An editorial in the FT this week stated that:
The UK needs to set out a plan for selling off publicly owned shares, rolling back guarantees and reintroducing a competition regime under which banks get cut back if they are overdominant, and can be allowed to fail. During the panic, stability was the key aim of policy. For a time, banks had to be cosseted. But, as calm returns, so too must competition.
The need for more competition in the UK banking sector is one of the dominant themes which has emerged from my talking and listening to financial experts over the last few months. The primary motivation behind it is that banks should not be allowed to become 'too big to fail' in future, with all the moral hazard and systemic risk that carries with it. A more competitive market might also improve deals for consumers and encourage higher industry standards.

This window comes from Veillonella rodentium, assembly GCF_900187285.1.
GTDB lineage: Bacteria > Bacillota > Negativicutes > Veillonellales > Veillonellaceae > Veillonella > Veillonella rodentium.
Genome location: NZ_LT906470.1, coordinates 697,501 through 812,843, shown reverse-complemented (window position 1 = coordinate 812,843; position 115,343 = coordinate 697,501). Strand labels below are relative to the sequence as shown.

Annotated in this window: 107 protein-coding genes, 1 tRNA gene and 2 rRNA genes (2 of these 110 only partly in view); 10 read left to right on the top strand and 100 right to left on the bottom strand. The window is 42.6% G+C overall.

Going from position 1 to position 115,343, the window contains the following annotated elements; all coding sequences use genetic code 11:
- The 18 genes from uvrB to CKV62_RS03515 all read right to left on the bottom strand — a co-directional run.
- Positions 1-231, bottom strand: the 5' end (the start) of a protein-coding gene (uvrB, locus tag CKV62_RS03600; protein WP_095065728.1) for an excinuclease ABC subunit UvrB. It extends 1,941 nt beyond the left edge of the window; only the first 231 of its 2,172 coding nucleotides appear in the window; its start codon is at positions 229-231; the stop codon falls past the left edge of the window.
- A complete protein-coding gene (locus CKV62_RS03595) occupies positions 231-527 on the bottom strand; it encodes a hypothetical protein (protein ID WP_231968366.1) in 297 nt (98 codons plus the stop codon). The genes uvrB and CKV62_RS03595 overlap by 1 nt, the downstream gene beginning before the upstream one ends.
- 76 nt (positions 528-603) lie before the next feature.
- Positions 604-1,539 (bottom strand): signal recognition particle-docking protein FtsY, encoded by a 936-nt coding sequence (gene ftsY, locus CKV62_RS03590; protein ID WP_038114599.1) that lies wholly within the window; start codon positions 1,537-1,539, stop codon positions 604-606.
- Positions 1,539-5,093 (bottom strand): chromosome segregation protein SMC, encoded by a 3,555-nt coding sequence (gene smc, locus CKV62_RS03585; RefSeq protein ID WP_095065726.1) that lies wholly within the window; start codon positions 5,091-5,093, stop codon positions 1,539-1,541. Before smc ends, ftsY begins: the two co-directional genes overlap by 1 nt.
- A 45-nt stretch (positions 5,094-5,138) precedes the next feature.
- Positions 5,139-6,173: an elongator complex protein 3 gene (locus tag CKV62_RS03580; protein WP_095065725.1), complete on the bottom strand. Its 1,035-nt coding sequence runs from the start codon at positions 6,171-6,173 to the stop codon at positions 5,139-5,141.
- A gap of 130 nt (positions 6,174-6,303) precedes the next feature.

Of course, it might strike some people as not being very free-market to suggest that government policy should try to prevent businesses from growing too large. In many sectors, that might be the true: as long as it is possible for new competitors to enter the market, monopolies or oligopolies will not be able to get away with abusing their market position and offering consumers a bad deal. As such, government intervention would be unnecessary.
This argument may not apply to the banking sector, however. For starters, the regulatory barriers to market entry are extremely high, and make it hard for competitive forces to operate. It's also worth making the point that many big businesses would probably never emerge with a very basic legislative intervention in the market – limited liability incorporation laws. This means that supporters of the free market should not dismiss measures to promote competition out of hand.
The question remains though, how best to encourage smaller banks? This merits a more in-depth study, but the obvious place to start would be with the banks now majority-owned by the government. They should be broken up before being returned to the private sector. In the rest of the financial system, it might make sense to impose higher capital requirements and lower leverage ratios the larger a bank gets.